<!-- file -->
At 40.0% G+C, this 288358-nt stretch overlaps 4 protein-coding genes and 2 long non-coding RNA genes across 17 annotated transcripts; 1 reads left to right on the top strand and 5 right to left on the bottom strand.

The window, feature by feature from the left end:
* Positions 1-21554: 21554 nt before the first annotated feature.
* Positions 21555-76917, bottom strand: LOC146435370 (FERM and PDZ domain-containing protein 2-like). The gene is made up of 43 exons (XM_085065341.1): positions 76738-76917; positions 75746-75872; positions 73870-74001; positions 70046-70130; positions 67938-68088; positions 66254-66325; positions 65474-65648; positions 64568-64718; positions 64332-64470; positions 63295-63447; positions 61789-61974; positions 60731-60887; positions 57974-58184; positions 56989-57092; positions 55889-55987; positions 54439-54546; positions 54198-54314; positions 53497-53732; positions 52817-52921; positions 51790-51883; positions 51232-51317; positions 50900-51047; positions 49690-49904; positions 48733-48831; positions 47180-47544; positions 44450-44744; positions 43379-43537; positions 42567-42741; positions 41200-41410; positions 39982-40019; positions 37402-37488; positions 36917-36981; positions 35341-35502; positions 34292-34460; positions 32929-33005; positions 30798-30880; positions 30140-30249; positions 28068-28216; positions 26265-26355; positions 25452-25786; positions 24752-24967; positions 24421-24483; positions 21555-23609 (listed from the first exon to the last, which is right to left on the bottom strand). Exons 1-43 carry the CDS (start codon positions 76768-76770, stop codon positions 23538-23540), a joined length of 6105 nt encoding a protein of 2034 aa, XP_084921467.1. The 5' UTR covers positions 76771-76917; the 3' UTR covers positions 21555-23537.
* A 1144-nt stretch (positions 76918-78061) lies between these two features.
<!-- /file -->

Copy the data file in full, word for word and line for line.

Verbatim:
At 40.0% G+C, this 288358-nt stretch overlaps 4 protein-coding genes and 2 long non-coding RNA genes across 17 annotated transcripts; 1 reads left to right on the top strand and 5 right to left on the bottom strand.

The window, feature by feature from the left end:
* Positions 1-21554: 21554 nt before the first annotated feature.
* Positions 21555-76917, bottom strand: LOC146435370 (FERM and PDZ domain-containing protein 2-like). The gene is made up of 43 exons (XM_085065341.1): positions 76738-76917; positions 75746-75872; positions 73870-74001; positions 70046-70130; positions 67938-68088; positions 66254-66325; positions 65474-65648; positions 64568-64718; positions 64332-64470; positions 63295-63447; positions 61789-61974; positions 60731-60887; positions 57974-58184; positions 56989-57092; positions 55889-55987; positions 54439-54546; positions 54198-54314; positions 53497-53732; positions 52817-52921; positions 51790-51883; positions 51232-51317; positions 50900-51047; positions 49690-49904; positions 48733-48831; positions 47180-47544; positions 44450-44744; positions 43379-43537; positions 42567-42741; positions 41200-41410; positions 39982-40019; positions 37402-37488; positions 36917-36981; positions 35341-35502; positions 34292-34460; positions 32929-33005; positions 30798-30880; positions 30140-30249; positions 28068-28216; positions 26265-26355; positions 25452-25786; positions 24752-24967; positions 24421-24483; positions 21555-23609 (listed from the first exon to the last, which is right to left on the bottom strand). Exons 1-43 carry the CDS (start codon positions 76768-76770, stop codon positions 23538-23540), a joined length of 6105 nt encoding a protein of 2034 aa, XP_084921467.1. The 5' UTR covers positions 76771-76917; the 3' UTR covers positions 21555-23537.
* A 1144-nt stretch (positions 76918-78061) lies between these two features.